What are the odds that Obama himself didn't do all that well on standardized testing, certainly not up to the standards of what one would normally expect from an editor of the Harvard Law Review, and that this informs his attitude towards such tests. He's spent a lot of money on lawyers who make sure his academic records stay sealed. I have to believe some of that is because he would be embarrassed to have his SATs, LSATs, and grades made public.

Anonymous said...

"Better looking than the green eyes of Smokey Robinson."

Man, he went for contacts in a big way. His eyes were light brown on the record albums I recall.

The Anti-Gnostic said...

Actually, I think the President has seen the future and teachers ain't in it..."Digital tutors as effective as personal tutors..."

I really, really doubt it. I know your source (Wiki) mentions the Grand Poobah's "innovation strategy" but I question its veracity. Do you realize how many Democratic votes all the school board employees at brick-and-mortar schools are good for?

Also, this whole debate is just kicking the can down the road. Once the data starts getting collected, "disparate impact" will rear its head in teacher evaluations.

Inkraven said...

Steve,
Somewhat off topic, but did you happen to catch this today? The article talks about possible cheating in DC schools to boost test scores.

http://www.usatoday.com/news/education/2011-03-28-1Aschooltesting28_CV_N.htm

sfer said...

I am against high stakes testing too. You get data but there isn't much you can do with it. There is no proven education reform anyone can implement to improve test scores. A lot of the improvements that you see is a result of cheating. Generally this is done by manipulating the population that takes the test, but in DC they just changed the answers on some of the tests.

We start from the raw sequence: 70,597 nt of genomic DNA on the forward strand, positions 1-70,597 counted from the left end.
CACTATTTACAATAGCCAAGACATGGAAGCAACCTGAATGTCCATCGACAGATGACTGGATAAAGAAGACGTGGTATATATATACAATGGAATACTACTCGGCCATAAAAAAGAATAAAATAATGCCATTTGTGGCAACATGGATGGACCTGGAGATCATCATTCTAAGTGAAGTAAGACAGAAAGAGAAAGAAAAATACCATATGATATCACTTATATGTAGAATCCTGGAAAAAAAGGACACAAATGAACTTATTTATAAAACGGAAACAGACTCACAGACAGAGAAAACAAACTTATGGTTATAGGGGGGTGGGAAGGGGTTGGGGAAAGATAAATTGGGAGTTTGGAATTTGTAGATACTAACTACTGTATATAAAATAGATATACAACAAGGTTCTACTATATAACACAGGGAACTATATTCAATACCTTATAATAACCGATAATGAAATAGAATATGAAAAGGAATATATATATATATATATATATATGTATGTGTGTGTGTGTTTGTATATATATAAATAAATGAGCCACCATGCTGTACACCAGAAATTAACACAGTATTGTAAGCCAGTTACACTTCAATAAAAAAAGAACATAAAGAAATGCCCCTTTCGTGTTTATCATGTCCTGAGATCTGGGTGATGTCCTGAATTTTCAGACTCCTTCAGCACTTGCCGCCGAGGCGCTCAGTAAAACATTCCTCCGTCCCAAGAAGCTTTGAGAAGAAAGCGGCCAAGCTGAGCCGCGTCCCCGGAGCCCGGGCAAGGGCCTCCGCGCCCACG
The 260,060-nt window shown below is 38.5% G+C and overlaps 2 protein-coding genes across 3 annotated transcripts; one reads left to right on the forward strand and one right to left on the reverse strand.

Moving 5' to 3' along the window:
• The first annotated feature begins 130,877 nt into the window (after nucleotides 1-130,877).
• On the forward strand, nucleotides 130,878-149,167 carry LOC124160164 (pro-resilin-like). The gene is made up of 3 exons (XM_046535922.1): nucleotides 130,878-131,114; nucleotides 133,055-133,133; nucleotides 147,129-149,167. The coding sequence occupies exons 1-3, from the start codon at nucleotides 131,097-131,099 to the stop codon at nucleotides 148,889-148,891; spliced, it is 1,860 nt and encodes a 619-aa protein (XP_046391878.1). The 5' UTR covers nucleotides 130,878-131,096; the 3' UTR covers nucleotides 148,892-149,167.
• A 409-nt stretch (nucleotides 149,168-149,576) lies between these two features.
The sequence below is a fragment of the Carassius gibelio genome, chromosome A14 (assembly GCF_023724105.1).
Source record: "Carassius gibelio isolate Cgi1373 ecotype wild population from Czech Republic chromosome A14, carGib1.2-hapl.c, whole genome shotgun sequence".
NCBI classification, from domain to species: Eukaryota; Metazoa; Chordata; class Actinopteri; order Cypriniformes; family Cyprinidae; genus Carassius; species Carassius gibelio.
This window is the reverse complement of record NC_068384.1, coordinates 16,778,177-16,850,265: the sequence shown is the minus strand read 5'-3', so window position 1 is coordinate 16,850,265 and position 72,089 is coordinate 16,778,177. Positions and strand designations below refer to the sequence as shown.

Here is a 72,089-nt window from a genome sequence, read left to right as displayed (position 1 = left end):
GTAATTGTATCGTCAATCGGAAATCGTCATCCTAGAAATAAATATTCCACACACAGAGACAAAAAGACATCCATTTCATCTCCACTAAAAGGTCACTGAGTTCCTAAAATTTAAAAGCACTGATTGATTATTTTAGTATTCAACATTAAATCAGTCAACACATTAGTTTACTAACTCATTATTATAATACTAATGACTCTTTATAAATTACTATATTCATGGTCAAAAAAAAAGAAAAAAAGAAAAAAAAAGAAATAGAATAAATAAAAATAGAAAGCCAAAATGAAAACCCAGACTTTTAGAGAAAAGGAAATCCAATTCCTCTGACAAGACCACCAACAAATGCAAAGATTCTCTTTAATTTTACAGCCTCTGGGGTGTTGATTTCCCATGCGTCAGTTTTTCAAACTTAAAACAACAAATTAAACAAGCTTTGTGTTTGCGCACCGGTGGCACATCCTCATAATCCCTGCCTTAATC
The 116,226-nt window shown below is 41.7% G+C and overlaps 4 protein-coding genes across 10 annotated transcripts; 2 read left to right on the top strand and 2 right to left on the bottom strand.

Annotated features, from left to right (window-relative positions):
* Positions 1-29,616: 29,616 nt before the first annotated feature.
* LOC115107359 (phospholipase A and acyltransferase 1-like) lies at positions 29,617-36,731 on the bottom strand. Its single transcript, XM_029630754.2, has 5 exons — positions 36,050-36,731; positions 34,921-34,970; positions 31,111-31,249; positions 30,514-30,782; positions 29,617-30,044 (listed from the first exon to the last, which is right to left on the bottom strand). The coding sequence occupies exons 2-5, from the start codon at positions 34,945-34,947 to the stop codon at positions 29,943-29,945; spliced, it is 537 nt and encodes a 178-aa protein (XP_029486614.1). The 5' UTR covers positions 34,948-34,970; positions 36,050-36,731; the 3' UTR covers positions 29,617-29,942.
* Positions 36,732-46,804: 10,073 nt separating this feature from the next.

Anonymous said...

"He's spent a lot of money on lawyers who make sure his academic records stay sealed. I have to believe some of that is because he would be embarrassed to have his SATs, LSATs, and grades made public."

He always believes HE is the smartest guy in the room so he doesn't want YOU getting a mistaken impression that he has sub-Mensa IQ.

"Even a fool, when he holds his peace, is counted wise: and he that shuts his lips is esteemed a man of understanding."

Or in the case of the Magic Negro, even an affirmative action mental mediocrity, when he withholds his college transcript, is counted wise: and he that shuts his lips about his SAT and LSAT scores is esteemed a man of understanding.

Anonymous said...

"I am against high stakes testing too. You get data but there isn't much you can do with it."

Yes, but employers would know what to do with it: select the smartest job candidates for interview.

Our economy is struggling because millions of workers of all races are performing sub-optimally in jobs they got on the basis of an interview (25% correlation with job success) instead of testing (70% correlation with job success), which is now banned because of disparate impact.

Svigor said...

Our economy is struggling because millions of workers of all races are performing sub-optimally in jobs they got on the basis of an interview (25% correlation with job success) instead of testing (70% correlation with job success), which is now banned because of disparate impact.

While I agree with the sentiments motivating your post...

Really, is it that hard to make the interview into a test, that is legally still just an interview? I think not. But the results, man, the results. Disparate impact.